It will be New Year’s Day soon and many of us are thinking about resolutions. Let’s talk about some health-related resolutions and strategies for keeping them. Common health resolutions are to exercise regularly and lose weight. These are admirable, definitely good for you, and I’d encourage them. But I have some other ideas for you to consider.
Get your annual physical exam and screenings
Make sure your vaccines are up to date
Floss your teeth daily
See your dentist for an exam and cleaning
Spend five minutes in prayer or meditation daily
Eat an extra serving of vegetables every day
Establish an Advance Directive for medical and/or financial decisions made on your behalf
Part of my recommended strategy for making and keeping your New Year’s resolutions is to set small, measurable goals. Instead of resolving to lose weight, try resolving to lose 10 pounds in the first six months of the year. Many of us work better under a deadline and having a distinct target can be immensely helpful.
One year, I decided to give up meat from the first of the year through Easter, kind of an extended fast for Lent. That was pretty easy. The next year I decided to give up desserts until Easter; that was a lot harder. Ideas like these for resolutions may seem too small, but that is the point. Making a resolution to lose weight can be overwhelming without a well-defined goal to let you know when you have achieved it and deserve some self-congratulations.
Another strategy to stick to and achieve your New Year’s resolutions is to make a plan for accomplishing the goal. If you resolve to get your mammogram, sit yourself down and make a list of the steps you need to get it done: contact your doctor and ask him or her to order the mammogram; make an appointment for it; get the mammogram. As you complete each step, cross it off the list for a sense of accomplishment. By the way, did you know some places in Spokane offer Saturday appointments for mammograms?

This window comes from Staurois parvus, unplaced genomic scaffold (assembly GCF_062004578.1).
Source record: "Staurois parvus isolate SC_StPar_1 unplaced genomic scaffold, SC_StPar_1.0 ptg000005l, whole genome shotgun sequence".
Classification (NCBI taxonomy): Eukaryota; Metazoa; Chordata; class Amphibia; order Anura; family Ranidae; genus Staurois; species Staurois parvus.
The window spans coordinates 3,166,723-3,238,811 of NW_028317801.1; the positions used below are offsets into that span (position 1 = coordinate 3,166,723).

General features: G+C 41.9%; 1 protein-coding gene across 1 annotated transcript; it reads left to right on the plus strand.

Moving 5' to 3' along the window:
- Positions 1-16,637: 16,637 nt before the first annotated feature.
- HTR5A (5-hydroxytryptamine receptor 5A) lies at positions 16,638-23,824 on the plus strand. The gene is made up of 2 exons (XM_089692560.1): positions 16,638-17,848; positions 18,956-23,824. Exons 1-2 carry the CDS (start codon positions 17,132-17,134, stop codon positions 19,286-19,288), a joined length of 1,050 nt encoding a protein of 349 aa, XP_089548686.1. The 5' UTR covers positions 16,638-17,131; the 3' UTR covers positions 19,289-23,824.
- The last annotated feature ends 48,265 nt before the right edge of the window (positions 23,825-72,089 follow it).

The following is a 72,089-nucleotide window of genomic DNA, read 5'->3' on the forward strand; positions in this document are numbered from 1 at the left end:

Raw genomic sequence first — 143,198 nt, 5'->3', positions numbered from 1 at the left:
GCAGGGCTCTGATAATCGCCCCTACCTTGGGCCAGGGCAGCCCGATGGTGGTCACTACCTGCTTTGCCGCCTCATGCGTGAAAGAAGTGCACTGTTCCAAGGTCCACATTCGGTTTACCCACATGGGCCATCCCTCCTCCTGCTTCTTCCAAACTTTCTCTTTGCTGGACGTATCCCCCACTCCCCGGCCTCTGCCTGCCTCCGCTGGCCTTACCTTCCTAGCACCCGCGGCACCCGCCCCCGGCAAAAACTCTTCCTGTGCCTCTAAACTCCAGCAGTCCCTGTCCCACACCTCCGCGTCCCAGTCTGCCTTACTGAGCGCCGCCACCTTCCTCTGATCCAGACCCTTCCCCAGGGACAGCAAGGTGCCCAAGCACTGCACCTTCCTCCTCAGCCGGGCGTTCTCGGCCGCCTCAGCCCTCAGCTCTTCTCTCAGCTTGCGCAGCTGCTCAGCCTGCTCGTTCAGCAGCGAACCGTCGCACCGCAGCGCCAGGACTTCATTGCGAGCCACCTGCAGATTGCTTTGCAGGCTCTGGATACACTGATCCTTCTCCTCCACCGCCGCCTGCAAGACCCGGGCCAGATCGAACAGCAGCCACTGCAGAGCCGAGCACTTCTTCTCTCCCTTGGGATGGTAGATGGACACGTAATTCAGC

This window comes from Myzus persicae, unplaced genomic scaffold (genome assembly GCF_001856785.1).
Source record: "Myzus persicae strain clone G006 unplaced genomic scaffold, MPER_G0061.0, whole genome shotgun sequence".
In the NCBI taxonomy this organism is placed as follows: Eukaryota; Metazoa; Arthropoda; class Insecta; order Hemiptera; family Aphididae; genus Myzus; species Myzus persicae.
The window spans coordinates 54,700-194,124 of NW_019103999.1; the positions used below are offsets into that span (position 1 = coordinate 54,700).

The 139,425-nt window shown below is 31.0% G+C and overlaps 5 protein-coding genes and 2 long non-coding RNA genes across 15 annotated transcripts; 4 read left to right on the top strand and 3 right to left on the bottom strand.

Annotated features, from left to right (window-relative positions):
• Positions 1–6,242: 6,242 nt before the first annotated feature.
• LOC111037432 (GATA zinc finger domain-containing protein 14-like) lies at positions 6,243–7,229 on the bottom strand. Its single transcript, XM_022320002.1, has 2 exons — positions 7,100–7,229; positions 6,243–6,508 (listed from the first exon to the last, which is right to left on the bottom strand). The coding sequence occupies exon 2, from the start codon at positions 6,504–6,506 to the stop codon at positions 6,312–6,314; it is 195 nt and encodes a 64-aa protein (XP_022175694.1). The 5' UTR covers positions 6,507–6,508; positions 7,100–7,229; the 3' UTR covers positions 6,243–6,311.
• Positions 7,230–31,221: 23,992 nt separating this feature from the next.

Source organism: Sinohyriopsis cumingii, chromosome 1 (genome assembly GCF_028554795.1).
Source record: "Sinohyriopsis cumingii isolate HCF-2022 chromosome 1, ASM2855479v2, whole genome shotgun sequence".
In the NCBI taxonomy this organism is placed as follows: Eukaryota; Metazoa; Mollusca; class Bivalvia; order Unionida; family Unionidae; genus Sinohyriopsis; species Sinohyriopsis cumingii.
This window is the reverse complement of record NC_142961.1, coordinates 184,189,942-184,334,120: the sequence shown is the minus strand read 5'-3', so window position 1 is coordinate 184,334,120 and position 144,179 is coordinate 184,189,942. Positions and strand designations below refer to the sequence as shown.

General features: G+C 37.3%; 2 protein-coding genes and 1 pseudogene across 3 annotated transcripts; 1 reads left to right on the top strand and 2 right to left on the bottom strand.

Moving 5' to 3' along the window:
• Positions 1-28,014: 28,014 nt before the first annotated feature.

Enlist friends and family to help keep you accountable in a positive way. I have a friend who supports her neighbor by texting him on weekdays to see if he has done any pushups yet. If he has, she is always sure to respond with positive praise.
Don’t let cost be a hindrance to keeping your resolution. As a physician who wants the best for my patients, I am troubled when cost is a barrier to getting needed care. Remember, the Affordable Care Act requires health plans to cover a set of some preventive services at no cost to you. Many health plans also cover some doctor visits and prescription drugs even if you haven’t met your deductible.
Another solution may be a Health Savings Account. Find out if you are eligible for one under your insurance plan and use it to help you budget for medical expenses.
Keep in mind that prevention is the best and least expensive way to maintain good health when making your resolutions. Set definable, achievable goals with a deadline. Make a plan and execute it. Plan ahead and budget for any expenses your resolution might incur.
Most of all, have a happy and healthy 2017!
Dr. Bob Riggs is a family medicine physician practicing at Group Health’s Riverfront Medical Center.
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